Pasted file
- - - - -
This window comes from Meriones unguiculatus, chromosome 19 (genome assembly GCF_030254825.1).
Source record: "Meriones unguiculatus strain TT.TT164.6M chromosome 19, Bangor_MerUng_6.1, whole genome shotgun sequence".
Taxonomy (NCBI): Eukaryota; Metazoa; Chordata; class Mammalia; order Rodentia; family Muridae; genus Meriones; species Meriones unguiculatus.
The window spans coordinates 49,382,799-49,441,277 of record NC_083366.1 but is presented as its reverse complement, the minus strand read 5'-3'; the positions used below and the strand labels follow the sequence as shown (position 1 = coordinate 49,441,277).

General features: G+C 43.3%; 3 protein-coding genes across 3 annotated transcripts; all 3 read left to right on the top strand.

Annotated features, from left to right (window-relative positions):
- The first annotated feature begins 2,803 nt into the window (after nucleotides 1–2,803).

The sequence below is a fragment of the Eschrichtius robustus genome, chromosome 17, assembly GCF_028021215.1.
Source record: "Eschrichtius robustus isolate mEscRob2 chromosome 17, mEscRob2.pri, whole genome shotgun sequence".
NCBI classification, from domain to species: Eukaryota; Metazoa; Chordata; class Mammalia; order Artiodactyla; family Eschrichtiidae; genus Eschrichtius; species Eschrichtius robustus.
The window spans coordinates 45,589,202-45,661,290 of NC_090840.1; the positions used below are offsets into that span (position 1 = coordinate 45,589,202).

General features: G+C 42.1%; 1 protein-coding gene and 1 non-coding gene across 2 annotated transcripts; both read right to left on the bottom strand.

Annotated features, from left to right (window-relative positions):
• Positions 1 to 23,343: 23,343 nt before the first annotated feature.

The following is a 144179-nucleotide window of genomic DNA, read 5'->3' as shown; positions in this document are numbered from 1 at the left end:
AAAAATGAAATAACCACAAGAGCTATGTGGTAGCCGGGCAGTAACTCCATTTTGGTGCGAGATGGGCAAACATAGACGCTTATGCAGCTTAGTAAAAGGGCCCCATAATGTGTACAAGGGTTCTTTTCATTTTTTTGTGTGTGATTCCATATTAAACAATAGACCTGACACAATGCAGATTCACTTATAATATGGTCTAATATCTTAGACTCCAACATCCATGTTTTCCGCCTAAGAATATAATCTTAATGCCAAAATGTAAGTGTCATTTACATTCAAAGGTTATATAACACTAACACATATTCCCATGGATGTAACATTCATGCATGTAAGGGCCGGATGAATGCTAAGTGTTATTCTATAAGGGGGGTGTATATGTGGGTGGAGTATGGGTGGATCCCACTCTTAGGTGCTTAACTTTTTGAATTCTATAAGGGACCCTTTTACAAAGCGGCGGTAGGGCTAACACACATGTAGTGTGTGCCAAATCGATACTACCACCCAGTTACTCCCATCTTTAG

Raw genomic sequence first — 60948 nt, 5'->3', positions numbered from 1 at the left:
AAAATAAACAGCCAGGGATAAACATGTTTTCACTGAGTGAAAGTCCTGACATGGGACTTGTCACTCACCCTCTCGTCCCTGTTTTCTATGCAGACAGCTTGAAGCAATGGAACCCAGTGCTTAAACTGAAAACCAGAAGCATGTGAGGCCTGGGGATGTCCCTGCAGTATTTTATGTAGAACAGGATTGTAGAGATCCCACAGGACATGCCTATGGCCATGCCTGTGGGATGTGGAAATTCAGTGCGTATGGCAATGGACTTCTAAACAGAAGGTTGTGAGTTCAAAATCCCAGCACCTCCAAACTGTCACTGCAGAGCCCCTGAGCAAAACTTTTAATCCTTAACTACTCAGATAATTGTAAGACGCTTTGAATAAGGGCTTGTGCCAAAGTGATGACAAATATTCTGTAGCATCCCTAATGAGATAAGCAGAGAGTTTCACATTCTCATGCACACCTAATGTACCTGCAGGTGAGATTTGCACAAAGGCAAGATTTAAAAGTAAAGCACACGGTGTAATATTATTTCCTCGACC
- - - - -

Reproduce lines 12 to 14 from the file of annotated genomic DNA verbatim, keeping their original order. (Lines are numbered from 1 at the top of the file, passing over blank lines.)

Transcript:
General features: G+C 42.1%; 1 protein-coding gene and 1 non-coding gene across 2 annotated transcripts; both read right to left on the bottom strand.

Annotated features, from left to right (window-relative positions):
• Positions 1 to 23,343: 23,343 nt before the first annotated feature.